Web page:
I likely don’t know much about you. After all, this article is being posted on a website that is accessible to anyone with an internet connection. I don’t know where you work. I don’t know where you live. I don’t even know what country you might be reading this from. While I might see some you in church every week, others of you I have never met and likely never will. Yet though I may know very little about the details of your life, if you are a believer in Jesus Christ, I know with complete assurance what your calling in life is. You are called to be a saint.
All of us have, or ought to have, a vocation of some kind, a line of work that we perform on a daily basis. God has made that one pretty simple to figure out—if you don’t work, you have no business eating. Work comes in many forms. Plumbers keep the pipes in order. Homemakers raise the next generation. The military keeps us safe from enemies abroad. Pastors minister the Word and shepherd the flock. Students work hard to pass their exams. Those in retirement have the opportunity to invest their labors wherever they see fit, without having to worry about a paycheck. These and countless other jobs, when done to the glory of God, are good and right and honorable.
It was Luther who overturned the centuries old division between the “spiritual” monks and nuns who spent, or were supposed to spend, their days doing “spiritual” things, and the “ordinary believers,” who did things like work in the fields or change diapers at home. Every vocation, he insisted, when done to the glory of God was “spiritual.” What mattered was the heart disposition—not your job description.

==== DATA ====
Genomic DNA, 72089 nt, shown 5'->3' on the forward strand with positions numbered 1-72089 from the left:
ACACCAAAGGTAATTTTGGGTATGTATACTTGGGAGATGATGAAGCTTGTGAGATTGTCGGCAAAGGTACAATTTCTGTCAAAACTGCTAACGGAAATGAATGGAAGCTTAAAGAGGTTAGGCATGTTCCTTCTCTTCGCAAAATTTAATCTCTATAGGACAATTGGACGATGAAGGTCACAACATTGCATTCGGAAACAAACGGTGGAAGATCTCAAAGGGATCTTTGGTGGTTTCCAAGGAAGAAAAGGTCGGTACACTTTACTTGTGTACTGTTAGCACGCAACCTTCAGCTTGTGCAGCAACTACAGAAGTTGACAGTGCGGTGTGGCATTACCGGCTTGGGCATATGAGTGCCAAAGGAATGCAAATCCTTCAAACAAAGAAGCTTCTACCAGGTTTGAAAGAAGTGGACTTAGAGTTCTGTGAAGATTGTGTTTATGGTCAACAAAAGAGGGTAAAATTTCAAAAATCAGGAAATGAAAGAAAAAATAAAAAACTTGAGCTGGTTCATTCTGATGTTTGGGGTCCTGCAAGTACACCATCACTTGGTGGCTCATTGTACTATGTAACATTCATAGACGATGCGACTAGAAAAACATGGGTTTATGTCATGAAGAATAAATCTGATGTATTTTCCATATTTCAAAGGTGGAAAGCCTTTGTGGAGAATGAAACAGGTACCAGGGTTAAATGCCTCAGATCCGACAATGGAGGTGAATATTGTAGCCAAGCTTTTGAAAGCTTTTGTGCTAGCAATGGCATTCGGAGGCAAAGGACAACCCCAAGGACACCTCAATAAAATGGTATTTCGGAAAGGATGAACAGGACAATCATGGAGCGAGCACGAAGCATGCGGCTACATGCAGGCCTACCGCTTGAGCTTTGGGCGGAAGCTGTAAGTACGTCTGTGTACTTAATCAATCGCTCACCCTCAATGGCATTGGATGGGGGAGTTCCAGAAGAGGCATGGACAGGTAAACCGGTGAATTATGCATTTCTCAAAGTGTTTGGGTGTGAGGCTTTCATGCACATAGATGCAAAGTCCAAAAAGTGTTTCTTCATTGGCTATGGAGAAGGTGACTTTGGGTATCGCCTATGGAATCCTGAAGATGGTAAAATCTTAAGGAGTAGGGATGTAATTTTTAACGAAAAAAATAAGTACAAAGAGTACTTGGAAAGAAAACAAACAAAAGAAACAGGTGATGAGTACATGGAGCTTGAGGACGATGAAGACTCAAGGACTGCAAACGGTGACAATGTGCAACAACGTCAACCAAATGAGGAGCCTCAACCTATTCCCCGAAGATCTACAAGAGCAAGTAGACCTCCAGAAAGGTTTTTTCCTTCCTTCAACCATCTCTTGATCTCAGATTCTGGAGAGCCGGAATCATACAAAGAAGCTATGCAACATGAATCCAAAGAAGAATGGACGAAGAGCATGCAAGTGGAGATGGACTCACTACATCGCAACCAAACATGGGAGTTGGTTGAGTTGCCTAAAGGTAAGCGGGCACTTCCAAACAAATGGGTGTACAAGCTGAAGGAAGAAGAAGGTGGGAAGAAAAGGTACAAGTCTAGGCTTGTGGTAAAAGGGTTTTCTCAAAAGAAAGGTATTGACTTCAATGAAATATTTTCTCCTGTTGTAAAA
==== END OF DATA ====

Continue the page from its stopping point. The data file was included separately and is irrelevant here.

This emphasis is important. It is something vital that we dare not lose. Yet it is not, by itself, enough. Every honest line of work is honorable—but no line of work is ultimate. We have, as believers, many jobs and many vocations. Some may be so integral to who we are that we refer to them as our “calling”—and there is nothing wrong with that.
Yet what we must never forget is that, as believers, our calling, first and foremost, is to be saints—the holy ones of God. You may be very satisfied with your job, loving what you do now and excited about the prospects for the future. You may, on the other hand, be sick and unable to work, unemployed and looking for a job, or so frustrated with your work situation that you sometimes wish you were. Regardless of whether your work situation is wonderful or terrible, you are going to face the temptation to see your job as your defining calling. If you are a believer, it isn’t.
Your ultimate calling, given to you by God Himself, is to be a saint, to live a holy life in the midst of a corrupt and perverse generation. In the end, it doesn’t matter if you have a high powered career or barely manage to keep food on the table—if you reflect Christ in the nitty gritty of every day life, reflecting the beauty of the Trinity into whatever situation you find yourself in—you have been successful at your true calling. Yet if you give your career, no matter how honorable or important or “successful,” first place in your life, you will be a miserable failure where it matters most. This applies across the board. From plumbers to pastors to janitors, the primary calling of every believer is to be a saint.
When you are tempted to be discouraged because your career isn’t working out the way you thought it would, remember that your career is not ultimate. When you are tempted to cut corners in your walk with the Lord for the sake of your job, remember that your primary calling is to be a saint, not to have a successful career. No matter how you earn your living, if you are a believer, you are first and foremost a saint.

Soli Deo Gloria